Born Andrew Warhola in McKeesport. Pennsylvania. 6 August 1928. Died in New York. 22 February 1987. Studied at Carnegie Institute of Technology. Pittsburgh. 1945-49. B.F.A. 1949: illustrator. Glamour Magazine. New York. 1949-50. and commercial anist. New York. 1950-57; then independent artist: first silk-screen paintings. 1962: made films from 1963. often with Paul Morrissey.
Collections: London: Tate; Los Angeles; Minneapolis: New York: Moma. Whitney: Pasadena: Stockholm: Moderna Museet:Toronto: Washington: Corcoran.
By WARHOL: books- Index Book. New York, 1967.
A: A Novel. New York, 1968.
Blue Movie (script). New York, 1970.
A to B and Back Again, New York. 1975: as The Philosophy of Warhol. London, 1975.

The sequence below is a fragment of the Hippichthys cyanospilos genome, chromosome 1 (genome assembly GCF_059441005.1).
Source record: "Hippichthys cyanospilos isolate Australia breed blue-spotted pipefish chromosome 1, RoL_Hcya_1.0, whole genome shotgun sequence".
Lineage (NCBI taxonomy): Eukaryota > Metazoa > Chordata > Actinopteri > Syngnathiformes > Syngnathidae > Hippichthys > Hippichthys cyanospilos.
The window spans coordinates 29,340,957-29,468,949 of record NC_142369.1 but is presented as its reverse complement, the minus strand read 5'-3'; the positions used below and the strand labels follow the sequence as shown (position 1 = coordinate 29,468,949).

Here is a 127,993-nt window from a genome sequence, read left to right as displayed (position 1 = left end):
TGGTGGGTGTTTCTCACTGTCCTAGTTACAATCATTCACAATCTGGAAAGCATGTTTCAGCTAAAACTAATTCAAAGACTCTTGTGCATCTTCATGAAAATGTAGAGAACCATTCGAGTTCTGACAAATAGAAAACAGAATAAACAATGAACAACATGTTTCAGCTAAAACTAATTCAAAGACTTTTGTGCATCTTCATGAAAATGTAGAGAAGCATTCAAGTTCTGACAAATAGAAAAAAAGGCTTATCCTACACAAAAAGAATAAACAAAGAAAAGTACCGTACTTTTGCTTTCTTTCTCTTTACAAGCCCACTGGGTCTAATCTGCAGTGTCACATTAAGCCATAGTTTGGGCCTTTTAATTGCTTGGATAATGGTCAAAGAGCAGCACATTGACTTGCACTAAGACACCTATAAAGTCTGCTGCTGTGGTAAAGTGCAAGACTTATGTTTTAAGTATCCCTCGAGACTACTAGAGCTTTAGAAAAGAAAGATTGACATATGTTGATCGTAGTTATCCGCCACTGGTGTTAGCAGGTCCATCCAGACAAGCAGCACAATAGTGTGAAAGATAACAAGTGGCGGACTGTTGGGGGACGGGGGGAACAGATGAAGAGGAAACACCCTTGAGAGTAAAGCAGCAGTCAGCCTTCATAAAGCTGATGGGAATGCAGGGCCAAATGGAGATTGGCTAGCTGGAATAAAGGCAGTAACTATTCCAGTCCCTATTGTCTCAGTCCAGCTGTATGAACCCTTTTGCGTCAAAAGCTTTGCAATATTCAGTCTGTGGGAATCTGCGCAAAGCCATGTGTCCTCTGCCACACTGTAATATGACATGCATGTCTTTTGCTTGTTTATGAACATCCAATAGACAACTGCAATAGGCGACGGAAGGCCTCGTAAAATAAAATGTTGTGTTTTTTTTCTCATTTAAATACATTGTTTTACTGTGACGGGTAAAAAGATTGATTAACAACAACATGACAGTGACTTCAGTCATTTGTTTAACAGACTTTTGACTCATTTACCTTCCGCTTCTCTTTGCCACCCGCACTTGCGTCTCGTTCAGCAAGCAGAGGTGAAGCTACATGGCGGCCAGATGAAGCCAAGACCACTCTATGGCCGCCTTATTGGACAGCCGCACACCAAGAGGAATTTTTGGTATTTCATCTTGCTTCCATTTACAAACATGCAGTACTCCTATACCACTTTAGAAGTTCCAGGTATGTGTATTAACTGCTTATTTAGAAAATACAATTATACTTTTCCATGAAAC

Ladies and Gentlemen. Milan, 1975.
Warhol's Exposures: Photographs, with Bob Colacello. New York. 1979.
Photographs. New York. 1980.
Papism: Vie Warhol -60s. with Pat Hackett. New York, 1980. London, 1981.
25 Cats Named Sam and One Blue Pussy: Holy Cats. London. 2 vols., 1988.
On WARHOL: books- Green, S. A., Warhol (cat). Philadelphia. 1965.
Crone, Rainer. Warhol, New York and London. 1970, 1987.
Coplans, John, Warhol (cat). Pasadena, 1970.
Coke, Van Deren, Photo/Graphics (cat). Rochester, 1971.
Gidal, Peter, Warhol: Films and Paintings. New York, 1971.
Koch, Stephen, Stargazer: Warhol and His Films. New York, 1973, 1985. London, 1985.
Warhol: Das zeichnerische Werk 1942-1975 (cat). Stuttgart, 1976.
Warhol (cat). Zurich,1978.
Barozzi, Paolo, Voglio essere una macchina: La fotografia in Warhol. Milan, 1979.
Gibson, Ralph. SX-70 Art (cat). New York, 1979.
Warhol: Portraits of the '70's (cat). New York, 1979.
Wiinsche, Hermann, Warhol: Das graphische Werk 1962- 1980, Cologne, 1980.